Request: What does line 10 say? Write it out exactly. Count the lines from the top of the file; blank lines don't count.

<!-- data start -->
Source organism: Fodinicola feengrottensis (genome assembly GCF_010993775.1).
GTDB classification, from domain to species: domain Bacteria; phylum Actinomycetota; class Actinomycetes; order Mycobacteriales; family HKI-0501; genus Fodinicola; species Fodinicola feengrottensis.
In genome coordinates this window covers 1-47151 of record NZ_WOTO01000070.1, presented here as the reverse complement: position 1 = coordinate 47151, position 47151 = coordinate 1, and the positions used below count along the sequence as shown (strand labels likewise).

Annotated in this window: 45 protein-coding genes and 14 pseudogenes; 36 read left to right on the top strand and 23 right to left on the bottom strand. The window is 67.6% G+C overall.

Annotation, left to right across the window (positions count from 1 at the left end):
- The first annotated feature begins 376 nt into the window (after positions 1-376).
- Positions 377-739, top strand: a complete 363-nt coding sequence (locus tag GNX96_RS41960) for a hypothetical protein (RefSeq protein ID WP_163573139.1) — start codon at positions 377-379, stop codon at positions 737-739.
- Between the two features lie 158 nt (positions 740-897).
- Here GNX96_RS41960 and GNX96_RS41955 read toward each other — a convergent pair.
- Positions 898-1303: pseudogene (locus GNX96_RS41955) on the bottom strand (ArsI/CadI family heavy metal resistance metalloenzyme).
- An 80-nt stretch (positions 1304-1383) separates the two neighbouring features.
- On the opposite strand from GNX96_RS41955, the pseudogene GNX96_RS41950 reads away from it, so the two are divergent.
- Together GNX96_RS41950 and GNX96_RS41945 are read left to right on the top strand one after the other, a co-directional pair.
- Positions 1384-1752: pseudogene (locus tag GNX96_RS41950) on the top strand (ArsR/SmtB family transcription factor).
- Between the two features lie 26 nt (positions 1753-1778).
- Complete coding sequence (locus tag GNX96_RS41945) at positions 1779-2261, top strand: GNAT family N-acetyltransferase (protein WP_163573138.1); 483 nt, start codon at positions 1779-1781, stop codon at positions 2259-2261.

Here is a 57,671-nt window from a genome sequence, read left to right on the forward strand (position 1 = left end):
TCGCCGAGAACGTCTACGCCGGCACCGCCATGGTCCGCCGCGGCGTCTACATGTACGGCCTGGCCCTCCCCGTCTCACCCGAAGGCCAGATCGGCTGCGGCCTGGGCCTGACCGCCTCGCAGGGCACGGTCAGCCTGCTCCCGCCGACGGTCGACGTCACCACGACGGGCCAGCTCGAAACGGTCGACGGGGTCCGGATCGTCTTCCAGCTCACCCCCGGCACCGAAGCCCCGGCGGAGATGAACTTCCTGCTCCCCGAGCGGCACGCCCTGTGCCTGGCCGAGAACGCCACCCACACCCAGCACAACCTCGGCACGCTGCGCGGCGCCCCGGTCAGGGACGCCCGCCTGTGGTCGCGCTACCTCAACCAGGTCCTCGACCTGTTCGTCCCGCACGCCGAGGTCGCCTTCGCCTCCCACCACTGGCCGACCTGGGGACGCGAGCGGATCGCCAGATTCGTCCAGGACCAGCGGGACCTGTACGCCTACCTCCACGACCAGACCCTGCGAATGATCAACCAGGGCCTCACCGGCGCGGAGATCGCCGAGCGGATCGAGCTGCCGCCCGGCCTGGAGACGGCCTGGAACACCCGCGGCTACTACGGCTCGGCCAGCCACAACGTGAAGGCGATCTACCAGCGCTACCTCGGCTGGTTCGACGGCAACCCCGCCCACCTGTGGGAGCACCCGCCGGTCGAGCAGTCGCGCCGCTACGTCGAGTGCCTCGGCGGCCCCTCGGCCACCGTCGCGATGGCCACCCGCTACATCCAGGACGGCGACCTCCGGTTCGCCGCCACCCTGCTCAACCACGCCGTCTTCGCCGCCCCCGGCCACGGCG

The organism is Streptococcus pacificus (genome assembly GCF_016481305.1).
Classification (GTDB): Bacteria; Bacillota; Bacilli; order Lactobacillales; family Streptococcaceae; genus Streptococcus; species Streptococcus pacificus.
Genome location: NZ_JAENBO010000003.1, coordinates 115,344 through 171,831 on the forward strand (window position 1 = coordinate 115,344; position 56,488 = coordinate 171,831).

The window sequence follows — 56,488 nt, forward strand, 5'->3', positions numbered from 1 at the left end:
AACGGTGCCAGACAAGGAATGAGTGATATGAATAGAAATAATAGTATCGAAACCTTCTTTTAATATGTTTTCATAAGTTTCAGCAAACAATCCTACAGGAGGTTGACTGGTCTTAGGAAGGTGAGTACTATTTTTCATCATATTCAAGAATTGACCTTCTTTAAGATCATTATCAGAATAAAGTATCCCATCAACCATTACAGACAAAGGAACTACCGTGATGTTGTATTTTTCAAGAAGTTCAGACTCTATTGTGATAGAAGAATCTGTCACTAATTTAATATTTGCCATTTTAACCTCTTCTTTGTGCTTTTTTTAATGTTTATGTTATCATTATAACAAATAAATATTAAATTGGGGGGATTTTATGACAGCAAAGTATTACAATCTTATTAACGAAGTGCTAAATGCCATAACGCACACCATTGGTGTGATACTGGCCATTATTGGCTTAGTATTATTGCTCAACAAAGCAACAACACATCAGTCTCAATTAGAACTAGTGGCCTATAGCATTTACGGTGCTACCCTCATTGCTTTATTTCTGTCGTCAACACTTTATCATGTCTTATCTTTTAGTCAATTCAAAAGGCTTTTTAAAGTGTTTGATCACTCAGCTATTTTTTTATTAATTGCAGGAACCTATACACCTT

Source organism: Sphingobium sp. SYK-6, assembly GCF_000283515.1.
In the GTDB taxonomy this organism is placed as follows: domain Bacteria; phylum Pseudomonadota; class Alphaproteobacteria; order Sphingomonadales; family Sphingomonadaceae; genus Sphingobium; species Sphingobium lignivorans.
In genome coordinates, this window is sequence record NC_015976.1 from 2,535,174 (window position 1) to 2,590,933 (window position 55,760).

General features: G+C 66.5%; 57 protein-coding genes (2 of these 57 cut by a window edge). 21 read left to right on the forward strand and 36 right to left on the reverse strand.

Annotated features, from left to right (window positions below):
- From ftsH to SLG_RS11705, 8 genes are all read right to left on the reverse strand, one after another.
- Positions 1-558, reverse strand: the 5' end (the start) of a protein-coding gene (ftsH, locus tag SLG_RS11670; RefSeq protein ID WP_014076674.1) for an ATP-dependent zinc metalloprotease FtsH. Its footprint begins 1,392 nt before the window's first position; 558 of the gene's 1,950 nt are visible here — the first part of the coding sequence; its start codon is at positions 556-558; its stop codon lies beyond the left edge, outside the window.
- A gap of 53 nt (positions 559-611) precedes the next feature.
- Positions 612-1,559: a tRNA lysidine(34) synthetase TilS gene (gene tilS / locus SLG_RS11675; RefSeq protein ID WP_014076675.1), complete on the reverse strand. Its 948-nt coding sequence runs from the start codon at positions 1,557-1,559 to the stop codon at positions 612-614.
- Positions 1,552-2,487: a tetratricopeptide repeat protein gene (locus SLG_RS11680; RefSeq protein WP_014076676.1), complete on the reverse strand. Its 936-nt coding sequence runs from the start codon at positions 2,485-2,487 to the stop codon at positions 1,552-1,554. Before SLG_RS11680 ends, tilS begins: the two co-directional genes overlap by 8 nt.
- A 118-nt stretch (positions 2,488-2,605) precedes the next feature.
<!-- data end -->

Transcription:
- Positions 898-1303: pseudogene (locus GNX96_RS41955) on the bottom strand (ArsI/CadI family heavy metal resistance metalloenzyme).